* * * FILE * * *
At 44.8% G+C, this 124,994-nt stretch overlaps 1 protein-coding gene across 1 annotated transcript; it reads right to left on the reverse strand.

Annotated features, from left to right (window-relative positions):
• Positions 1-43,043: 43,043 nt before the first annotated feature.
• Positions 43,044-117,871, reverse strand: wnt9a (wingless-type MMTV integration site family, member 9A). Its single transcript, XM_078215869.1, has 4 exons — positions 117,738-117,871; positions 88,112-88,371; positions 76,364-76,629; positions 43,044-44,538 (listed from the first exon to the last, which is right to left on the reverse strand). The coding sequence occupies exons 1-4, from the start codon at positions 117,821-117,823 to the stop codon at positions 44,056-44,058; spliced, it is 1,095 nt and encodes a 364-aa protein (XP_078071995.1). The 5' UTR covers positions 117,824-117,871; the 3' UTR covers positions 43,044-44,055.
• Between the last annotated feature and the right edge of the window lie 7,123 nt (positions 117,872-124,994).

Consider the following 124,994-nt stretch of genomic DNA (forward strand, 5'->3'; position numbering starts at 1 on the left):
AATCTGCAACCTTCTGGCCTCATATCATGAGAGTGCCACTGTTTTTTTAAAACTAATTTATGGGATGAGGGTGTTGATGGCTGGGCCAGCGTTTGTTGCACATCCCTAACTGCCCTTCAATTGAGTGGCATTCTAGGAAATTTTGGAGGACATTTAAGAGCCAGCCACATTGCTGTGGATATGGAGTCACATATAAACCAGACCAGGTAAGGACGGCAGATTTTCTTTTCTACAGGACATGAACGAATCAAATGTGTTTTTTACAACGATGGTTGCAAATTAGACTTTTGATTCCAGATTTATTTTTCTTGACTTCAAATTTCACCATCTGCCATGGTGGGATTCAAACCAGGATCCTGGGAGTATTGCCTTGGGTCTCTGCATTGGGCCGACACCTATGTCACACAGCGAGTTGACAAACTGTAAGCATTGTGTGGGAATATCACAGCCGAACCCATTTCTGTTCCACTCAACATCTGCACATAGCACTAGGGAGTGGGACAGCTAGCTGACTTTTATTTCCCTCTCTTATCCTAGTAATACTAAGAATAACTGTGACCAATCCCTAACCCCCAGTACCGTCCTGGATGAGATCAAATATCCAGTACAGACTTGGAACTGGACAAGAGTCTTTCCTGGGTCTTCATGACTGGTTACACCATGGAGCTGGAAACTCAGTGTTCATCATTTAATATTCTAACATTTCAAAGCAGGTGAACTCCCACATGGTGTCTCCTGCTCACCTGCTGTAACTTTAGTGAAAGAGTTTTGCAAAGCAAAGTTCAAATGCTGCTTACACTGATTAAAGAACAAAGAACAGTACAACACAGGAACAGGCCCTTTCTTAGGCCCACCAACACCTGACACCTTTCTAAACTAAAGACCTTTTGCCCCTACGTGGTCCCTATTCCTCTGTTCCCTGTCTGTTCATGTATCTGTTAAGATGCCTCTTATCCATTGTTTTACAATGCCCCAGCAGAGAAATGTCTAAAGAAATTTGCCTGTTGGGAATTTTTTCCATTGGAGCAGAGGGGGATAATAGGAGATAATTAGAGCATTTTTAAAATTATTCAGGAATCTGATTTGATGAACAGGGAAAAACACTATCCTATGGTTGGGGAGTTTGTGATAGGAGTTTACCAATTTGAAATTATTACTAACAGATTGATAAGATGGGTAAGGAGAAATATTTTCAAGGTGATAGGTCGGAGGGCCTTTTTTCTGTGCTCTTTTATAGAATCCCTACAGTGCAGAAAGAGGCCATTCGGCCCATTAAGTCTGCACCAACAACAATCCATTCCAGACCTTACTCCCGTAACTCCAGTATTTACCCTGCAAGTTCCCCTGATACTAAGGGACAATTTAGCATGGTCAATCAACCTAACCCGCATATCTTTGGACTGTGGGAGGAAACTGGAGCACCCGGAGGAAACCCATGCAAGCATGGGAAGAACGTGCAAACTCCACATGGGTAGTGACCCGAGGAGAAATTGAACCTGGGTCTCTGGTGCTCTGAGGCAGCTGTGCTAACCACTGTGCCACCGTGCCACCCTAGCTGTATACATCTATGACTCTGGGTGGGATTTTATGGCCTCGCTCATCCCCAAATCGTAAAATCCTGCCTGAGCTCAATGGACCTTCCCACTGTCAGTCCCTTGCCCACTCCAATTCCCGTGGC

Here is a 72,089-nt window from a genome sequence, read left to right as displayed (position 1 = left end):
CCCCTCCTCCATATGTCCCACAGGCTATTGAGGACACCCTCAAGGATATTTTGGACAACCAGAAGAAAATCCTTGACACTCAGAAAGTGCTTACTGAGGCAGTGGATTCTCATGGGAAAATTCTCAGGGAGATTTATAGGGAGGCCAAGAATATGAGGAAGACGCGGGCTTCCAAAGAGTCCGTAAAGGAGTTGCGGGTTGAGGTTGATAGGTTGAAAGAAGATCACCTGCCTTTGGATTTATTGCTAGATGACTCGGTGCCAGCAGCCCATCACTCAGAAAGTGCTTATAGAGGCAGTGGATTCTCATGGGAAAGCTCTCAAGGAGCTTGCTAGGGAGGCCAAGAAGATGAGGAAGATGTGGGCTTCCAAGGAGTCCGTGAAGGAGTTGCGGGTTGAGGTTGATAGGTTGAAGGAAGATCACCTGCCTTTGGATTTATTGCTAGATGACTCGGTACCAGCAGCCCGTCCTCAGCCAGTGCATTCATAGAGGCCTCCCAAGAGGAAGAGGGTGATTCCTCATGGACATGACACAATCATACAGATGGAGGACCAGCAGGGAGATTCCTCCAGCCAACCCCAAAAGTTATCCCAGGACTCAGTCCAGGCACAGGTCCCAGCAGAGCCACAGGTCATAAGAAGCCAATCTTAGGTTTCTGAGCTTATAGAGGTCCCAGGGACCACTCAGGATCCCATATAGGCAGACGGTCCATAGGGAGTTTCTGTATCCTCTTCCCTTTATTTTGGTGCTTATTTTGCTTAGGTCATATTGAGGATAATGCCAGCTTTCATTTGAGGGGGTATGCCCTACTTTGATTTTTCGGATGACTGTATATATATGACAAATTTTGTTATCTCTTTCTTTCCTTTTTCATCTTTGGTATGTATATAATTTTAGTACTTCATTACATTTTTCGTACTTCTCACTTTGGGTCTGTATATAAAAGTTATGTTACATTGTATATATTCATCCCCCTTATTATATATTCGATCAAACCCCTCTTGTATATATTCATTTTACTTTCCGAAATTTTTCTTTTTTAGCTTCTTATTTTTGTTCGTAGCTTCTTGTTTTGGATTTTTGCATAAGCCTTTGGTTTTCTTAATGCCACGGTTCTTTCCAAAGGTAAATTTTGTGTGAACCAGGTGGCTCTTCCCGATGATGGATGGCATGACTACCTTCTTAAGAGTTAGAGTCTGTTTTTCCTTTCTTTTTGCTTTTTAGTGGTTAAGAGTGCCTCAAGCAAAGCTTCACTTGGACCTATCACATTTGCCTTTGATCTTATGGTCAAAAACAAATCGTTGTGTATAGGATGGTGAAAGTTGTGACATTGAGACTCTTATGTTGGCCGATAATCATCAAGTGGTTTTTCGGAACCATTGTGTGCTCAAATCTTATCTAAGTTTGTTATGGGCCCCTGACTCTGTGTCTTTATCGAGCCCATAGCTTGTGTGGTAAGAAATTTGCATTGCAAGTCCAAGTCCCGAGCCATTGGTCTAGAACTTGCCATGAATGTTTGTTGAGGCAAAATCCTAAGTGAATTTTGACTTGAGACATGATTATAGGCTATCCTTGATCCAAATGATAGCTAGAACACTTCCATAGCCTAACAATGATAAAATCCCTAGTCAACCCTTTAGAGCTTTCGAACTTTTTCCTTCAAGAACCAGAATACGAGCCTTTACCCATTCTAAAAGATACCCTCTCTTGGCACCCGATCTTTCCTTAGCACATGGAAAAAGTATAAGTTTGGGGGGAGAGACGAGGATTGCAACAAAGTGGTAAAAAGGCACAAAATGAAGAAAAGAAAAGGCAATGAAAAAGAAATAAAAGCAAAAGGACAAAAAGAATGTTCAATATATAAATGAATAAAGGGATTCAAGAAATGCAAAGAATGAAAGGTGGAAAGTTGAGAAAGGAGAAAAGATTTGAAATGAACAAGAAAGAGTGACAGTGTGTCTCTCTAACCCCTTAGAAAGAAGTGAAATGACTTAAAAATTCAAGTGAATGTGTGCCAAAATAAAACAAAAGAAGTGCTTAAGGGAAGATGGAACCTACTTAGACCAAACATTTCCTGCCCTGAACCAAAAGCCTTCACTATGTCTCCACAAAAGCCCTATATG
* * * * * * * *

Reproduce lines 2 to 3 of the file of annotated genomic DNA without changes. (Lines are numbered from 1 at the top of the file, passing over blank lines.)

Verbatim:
Annotated features, from left to right (window-relative positions):
• Positions 1-43,043: 43,043 nt before the first annotated feature.